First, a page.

Brent Ozar: Oh, that makes sense. So like – so if somebody has weed in there or something that the drug dogs are going to come running into your place and you’re like, “It’s laundry.”

Richie Rump: What’s in that bag?

Brent Ozar: Nice Se7en reference. I like that; that was good.


More about SSDT versions

Brent Ozar: Kelly says, “For SQL Server data tools, I think you can download the most recent community edition of visual studio, the most recent SSDT and then specify the target version of SQL.” We’ll take your word for that, Kelly.

Richie Rump: I believe that is true.

Brent Ozar: Here comes Mr. Roboto, chiming in as well.


Do database properties change on restore?

Brent Ozar: Next up, Nestor says, “When you detach and attach a database, do some properties get reset? I recently performed a detach-attach and DB chaining was lost. Is this normal?” That one and Trustorthy. I know Trustworthy doesn’t come across with a restore. I don’t think there’s any others though.

Erik Darling: I used to have to attach – well, detach and attach databases fairly often, moving them from one drive to another, but I can’t think of anything – I can’t think of any weird settings that might have got lost. I know that, like, when I change things like auto shrink and auto close, that was just gone after a detach and attach. Thanks, sp_Blitz.

Brent Ozar: God, that’s horrible.


Is the DBA job dead?

Brent Ozar: let’s see, and then next up, Garland says, “One blogger has been blogging about moving towards data science because DBAs are getting automated away. What are your thoughts on career progressions past DBA? Is this just more hype about DBAs being phased out? “

Erik Darling: How many times has the DBA job been dead? I remember when NoSQL came out, the DBA was dead. When SQL 2005, because it was self-tuning, the DBA was dead. SQL Server 2000, there were no such promises; everyone back then was still pretty sure that the DBA was alive and kicking in some weird source code sort of way. Maybe sitting in a box attached to a bunch of tubes…

Brent Ozar: And there’s this weird race of automation. So on the one hand, Microsoft is racing to automate the parts of database administration that suck, which is great, I’m all for it. Managed backups was an example of that. Then on the other end, you have other teams in Microsoft racing to deploy new features; column store indexes, in memory OLTP, R, Python. These new features don’t even have instrumentation, let alone best practices, let alone any kind of automation to leverage them; so I kind of look at it as this moving sweeper. There’s always a part of Microsoft that’s sweeping up the crappy stuff off the street. After all, we don’t have to do a lot of performance tuning anymore on databases that are like 5GB or 10GB; that’s kind of taken care of now. Your skills will always be required at the higher end of the spectrum.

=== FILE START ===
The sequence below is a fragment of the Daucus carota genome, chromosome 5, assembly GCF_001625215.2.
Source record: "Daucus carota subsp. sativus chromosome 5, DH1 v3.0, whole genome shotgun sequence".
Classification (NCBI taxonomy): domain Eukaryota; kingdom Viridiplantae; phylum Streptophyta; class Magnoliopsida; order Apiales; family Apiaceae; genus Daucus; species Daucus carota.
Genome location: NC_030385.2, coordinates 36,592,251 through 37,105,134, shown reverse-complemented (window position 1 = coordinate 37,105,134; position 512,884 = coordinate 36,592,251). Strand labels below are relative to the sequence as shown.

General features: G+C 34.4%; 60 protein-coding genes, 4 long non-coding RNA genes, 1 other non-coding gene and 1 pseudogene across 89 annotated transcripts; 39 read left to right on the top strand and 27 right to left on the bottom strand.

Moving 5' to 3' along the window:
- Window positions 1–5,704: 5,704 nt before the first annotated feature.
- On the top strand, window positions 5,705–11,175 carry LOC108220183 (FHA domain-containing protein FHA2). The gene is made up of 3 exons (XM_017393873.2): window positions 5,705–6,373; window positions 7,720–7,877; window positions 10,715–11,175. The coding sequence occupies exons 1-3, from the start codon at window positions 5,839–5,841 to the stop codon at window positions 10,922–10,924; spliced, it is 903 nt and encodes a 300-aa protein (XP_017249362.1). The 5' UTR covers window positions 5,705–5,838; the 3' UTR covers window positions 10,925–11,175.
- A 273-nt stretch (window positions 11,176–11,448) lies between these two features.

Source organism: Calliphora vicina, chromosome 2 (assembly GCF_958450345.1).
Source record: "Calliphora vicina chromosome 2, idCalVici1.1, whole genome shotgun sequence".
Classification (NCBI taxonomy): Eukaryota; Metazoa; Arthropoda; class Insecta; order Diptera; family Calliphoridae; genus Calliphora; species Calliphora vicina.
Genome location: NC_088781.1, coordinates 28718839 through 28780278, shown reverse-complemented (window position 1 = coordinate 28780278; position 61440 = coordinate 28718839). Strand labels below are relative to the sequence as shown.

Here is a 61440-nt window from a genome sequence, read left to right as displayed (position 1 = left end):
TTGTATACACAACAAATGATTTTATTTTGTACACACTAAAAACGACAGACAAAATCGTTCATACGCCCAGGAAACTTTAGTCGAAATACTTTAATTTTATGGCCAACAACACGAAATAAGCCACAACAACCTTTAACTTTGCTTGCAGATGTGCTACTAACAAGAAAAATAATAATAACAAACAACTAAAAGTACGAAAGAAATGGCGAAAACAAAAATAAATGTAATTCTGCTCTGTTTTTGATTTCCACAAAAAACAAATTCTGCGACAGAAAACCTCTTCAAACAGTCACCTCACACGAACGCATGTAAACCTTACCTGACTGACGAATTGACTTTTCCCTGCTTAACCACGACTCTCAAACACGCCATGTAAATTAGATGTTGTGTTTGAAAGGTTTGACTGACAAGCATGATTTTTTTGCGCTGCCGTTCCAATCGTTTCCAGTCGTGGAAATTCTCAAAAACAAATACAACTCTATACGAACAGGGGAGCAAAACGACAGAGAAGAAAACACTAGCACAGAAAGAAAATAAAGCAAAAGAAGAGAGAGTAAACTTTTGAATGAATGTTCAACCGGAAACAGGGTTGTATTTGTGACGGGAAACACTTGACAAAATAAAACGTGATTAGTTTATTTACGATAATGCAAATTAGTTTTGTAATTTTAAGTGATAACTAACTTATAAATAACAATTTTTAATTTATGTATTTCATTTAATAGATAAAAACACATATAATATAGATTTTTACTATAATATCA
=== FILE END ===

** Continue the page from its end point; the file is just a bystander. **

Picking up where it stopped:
Erik Darling: I’ll give a good example of something that I heard a long time ago: extended events were going to kill the DBA because anybody was going to be able to find any problem in SQL Server. And to this day, extended events are still one of the most unusable features to most people in SQL Server. It’s a mess of XML and the GUI’s weird and takes forever. There’s just not a good set of, like, if you have this problem, use this extended event. Like, you have to go searching to find stuff, you might use one event or another. I still get confused about what extended event does what sometimes because the names and descriptions are like one word off sometimes. It’s like, I don’t know, I thought I had the right one, I’m sorry.

Brent Ozar: Richie, how many times does your … you’ve heard over the years, developers will be dead, everything will be so easy that managers will be able to…

Erik Darling: Self-writing code.

Richie Rump: Oh, you mean like RAD?

Brent Ozar: Yeah.

Richie Rump: Yeah, I mean, that’s – it seems like every time we get a new technology jump or new technology, some things speed up but other things slow down, right. And, you know, I jump from one technology to another and it seems to take the same amount of time for me to do, maybe a little bit more stuff, but it’s just never the panacea that it’s promised to be. The whole node thing, like we can just write JavaScript everywhere. And everyone realized that maybe that’s not such a good idea because we’re writing JavaScript everywhere.

Brent Ozar: XML was a great example. Like, we don’t need database anymore, the developers can just throw XML in some kind of property bag and they’ll be able to define their own schemas. No one will need data modelers ever again. And yeah, that didn’t pan out so well.

Richie Rump: Also, like, XML, JSON…

Erik Darling: Who? The question that no one really answers when they talk about that stuff happening is, what happens when the automation breaks? So we were talking about it earlier, you know, direct seeding in SQL Server 2016 comes along. You no longer have to worry about setting up a process that will join your databases and sync them across an availability group. But what happens when something goes wrong with direct seeding? A long time ago when it came out and I was excited about it and blogging about it and stuff would go wrong, it still required me to go in there and do a bunch of stuff to fix it. Like when it broke, it broke hard finding the error messages and figuring out what they meant and restarting things and kicking things back of. I had to go do that. That wasn’t automated then and I don’t think it’s automated now.

Brent Ozar: I have to show a screenshot too that I just utterly die about. In the Books Online section talking about automatic tuning, because now in Azure, you get some ability to do some automatic tuning, here’s a comment that’s on that post. “Hey, using under automatic index management, it says new index will be retained only if performance of the queries is worse.” Oh yeah, sorry about that. We’ll have to go in and fix that. At the end of the day – that’s like, of all the typos they could have, that’s the worst possible one. At the end of the day, it’s still human beings on the other side and this stuff will break at the same time you’re trying to push the game forward.